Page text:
Tunisia's President, Kais Saied, vehemently denies what he did in Tunisia is, literally, a constitutional coup, as his adversaries claim. The President might feel comfortable if we describe his July power grab as "half a coup" since the constitution, he says, is still there however ignored in disputable ways!
Every time the country's political leaders and parties criticise the President's actions, the former constitutional law professor, Saied, fires back by claiming what he did is actually called for by an entire article of the constitution itself.
In defending his actions he cites article 80 of Tunisia's 2014 constitution, which Mr. Saeid helped draft. The problem here is simply about interpretation of that particular article of the document. President Saied wants Tunisians and the outside world to accept his own interpretation that justifies his "extraordinary" measures, in effect since 25 July. At the end of the day, he is one of the top constitutional law experts in the country and qualified representatives of the larger academia body in the field—why not take his word as a fact?
But there is a catch here: the constitutional expert, Kais Saied, is not the same as President Kais Saied. The President of the county is supposed to be just that—a President for the entire nation. This means his own interpretation of any legal document should not be taken for granted and his word cannot always be trusted, because that would make him the judge and adversary at the same time. This would deprive his adversaries of their constitutional guarantees that give them the right to challenge his actions in a court of law— this is one of the checks on power in any democracy.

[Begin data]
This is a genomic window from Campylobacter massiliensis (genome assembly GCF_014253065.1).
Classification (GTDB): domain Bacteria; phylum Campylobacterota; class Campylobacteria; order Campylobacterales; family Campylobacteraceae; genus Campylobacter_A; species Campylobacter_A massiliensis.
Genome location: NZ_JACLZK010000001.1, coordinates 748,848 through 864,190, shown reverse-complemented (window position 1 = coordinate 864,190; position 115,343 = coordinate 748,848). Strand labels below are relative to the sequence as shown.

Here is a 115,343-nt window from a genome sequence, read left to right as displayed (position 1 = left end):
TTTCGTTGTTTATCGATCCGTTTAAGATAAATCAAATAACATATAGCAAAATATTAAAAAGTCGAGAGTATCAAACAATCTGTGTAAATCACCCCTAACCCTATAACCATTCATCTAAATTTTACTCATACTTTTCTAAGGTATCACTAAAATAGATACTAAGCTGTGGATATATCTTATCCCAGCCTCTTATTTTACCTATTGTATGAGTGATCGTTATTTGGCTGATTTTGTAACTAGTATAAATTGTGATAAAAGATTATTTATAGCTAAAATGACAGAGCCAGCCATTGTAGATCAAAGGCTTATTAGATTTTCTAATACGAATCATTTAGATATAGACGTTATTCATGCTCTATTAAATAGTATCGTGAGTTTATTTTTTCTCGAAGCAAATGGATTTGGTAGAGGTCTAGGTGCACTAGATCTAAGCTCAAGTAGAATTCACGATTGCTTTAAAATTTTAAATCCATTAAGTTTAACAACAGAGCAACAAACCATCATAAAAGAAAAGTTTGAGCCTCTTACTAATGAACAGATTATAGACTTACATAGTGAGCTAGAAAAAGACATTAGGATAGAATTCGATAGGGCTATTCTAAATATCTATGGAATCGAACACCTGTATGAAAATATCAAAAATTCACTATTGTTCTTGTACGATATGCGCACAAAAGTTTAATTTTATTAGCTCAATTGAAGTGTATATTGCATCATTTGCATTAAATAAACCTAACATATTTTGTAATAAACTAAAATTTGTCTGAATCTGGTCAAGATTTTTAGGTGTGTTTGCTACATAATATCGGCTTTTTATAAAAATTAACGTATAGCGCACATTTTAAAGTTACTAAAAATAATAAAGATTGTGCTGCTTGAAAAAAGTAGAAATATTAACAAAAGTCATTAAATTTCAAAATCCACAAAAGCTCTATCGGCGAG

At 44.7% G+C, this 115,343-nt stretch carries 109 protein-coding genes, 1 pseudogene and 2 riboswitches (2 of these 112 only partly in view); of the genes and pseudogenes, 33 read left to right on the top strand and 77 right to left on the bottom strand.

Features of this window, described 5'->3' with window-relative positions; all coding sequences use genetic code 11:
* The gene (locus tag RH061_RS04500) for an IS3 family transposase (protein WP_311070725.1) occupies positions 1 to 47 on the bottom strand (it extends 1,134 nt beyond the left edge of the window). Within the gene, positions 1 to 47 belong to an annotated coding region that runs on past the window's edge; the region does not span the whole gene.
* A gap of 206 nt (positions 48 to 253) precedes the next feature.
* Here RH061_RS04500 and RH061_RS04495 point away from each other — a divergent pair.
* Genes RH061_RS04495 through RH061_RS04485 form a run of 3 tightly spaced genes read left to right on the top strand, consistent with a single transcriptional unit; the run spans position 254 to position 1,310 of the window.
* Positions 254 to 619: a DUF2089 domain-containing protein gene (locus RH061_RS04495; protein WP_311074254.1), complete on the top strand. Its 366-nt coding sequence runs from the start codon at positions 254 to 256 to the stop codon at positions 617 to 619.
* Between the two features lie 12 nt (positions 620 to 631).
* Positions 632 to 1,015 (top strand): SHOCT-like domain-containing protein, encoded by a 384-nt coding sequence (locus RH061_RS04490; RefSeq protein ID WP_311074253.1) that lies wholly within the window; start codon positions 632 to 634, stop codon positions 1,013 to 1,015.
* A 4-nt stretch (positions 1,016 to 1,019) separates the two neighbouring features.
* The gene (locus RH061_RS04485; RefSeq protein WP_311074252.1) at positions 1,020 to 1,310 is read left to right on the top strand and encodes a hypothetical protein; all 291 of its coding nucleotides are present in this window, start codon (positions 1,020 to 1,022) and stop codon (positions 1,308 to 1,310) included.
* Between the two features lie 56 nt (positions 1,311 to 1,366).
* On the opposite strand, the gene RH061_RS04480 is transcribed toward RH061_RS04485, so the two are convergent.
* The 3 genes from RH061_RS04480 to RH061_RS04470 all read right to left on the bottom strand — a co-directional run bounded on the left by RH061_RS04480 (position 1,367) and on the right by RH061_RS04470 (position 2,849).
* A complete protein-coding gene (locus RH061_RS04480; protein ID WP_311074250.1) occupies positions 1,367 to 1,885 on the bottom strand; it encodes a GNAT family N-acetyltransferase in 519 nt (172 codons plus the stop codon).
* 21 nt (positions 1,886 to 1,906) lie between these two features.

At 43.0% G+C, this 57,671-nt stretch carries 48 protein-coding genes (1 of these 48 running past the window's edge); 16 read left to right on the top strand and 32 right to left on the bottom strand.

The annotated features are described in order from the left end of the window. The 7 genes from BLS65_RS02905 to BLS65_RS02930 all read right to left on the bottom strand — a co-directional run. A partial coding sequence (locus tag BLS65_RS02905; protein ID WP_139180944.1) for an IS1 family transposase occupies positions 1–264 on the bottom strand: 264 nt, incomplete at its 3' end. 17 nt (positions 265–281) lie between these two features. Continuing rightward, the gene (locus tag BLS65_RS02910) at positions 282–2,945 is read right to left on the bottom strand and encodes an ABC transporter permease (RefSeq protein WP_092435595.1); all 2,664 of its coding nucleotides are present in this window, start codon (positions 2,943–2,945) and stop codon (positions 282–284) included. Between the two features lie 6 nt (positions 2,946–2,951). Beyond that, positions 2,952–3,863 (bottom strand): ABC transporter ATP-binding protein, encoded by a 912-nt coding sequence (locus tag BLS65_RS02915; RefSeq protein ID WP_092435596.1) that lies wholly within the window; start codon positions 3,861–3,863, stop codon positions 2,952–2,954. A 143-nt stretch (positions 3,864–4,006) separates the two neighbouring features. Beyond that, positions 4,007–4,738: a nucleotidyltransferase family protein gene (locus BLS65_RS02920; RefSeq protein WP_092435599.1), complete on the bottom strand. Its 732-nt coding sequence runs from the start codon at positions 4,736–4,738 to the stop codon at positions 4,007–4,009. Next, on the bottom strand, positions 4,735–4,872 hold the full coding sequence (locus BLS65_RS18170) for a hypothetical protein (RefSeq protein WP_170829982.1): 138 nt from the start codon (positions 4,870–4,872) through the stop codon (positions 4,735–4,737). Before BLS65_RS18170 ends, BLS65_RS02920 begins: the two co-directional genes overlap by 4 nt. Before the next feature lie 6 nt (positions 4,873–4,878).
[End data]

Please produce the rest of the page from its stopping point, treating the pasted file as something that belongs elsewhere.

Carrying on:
To further complicate things for the President's challengers: they have no legal venue to challenge whatever they think is unconstitutional in any presidential decrees or actions. The country's Constitutional Court does not exist, mainly because the bickering parliamentarians failed to approve the appointment of four judges, while the other five judges will be appointed by the presidency and the High Judicial Council. Since the parliament failed to appoint but one judge, the process of having the nine-judge court running stalled and the political fights overwhelmed everyone, putting the issue on the back burner.
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President Saied, in fact, used the political turmoil in parliament as a pretext for his extraordinary measures, giving himself ultimate power including to rule by decree without the parliament. He, capitalising on the huge public support he enjoys, suspended the legislative, dismissed the government and gave himself public prosecutor powers. Article 80 gives the President only one month to return to normal constitutional practices, in which the elected parliament can ask the Constitutional Court to scrutinise the President's actions. That did not happen, since parliament is suspended and the "extraordinary" state the President announced is still on, four months and counting. In the absence of the court, Mr. Saied has plunged Tunisia into a constitutional crisis and, so far, he has failed to map a way out. Now he has a free hand to decide what he thinks is good for the country. On 29 September, he appointed Najla Bouden Romdhane as prime minister and a government was formed, a week later, while he kept repeating his promise of better governance and a corruption free country. However; he is yet to offer a workable roadmap to bring the country back to democratic life in which the ballot box decides who should be in power and a Constitutional Court that can decide, when needed.